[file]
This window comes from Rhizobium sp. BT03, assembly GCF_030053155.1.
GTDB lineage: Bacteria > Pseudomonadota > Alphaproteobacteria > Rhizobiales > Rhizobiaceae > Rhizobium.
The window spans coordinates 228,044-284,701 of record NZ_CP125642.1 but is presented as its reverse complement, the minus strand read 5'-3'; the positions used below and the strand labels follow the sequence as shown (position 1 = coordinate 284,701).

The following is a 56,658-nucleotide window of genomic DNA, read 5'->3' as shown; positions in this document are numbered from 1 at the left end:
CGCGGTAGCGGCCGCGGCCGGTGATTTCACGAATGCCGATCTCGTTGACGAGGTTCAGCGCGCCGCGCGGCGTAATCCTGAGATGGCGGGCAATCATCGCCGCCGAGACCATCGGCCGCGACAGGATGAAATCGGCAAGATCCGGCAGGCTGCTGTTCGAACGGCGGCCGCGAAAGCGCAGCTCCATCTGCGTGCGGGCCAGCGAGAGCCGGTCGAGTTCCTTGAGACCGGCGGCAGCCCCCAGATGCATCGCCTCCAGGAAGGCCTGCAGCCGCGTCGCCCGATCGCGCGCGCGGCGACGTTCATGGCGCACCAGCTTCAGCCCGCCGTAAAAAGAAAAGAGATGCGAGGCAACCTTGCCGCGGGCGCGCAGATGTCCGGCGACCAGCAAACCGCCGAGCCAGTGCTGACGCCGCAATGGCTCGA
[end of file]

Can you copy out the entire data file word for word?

This window comes from Rhizobium sp. BT03, assembly GCF_030053155.1.
GTDB lineage: Bacteria > Pseudomonadota > Alphaproteobacteria > Rhizobiales > Rhizobiaceae > Rhizobium.
The window spans coordinates 228,044-284,701 of record NZ_CP125642.1 but is presented as its reverse complement, the minus strand read 5'-3'; the positions used below and the strand labels follow the sequence as shown (position 1 = coordinate 284,701).

The following is a 56,658-nucleotide window of genomic DNA, read 5'->3' as shown; positions in this document are numbered from 1 at the left end:
CGCGGTAGCGGCCGCGGCCGGTGATTTCACGAATGCCGATCTCGTTGACGAGGTTCAGCGCGCCGCGCGGCGTAATCCTGAGATGGCGGGCAATCATCGCCGCCGAGACCATCGGCCGCGACAGGATGAAATCGGCAAGATCCGGCAGGCTGCTGTTCGAACGGCGGCCGCGAAAGCGCAGCTCCATCTGCGTGCGGGCCAGCGAGAGCCGGTCGAGTTCCTTGAGACCGGCGGCAGCCCCCAGATGCATCGCCTCCAGGAAGGCCTGCAGCCGCGTCGCCCGATCGCGCGCGCGGCGACGTTCATGGCGCACCAGCTTCAGCCCGCCGTAAAAAGAAAAGAGATGCGAGGCAACCTTGCCGCGGGCGCGCAGATGTCCGGCGACCAGCAAACCGCCGAGCCAGTGCTGACGCCGCAATGGCTCGA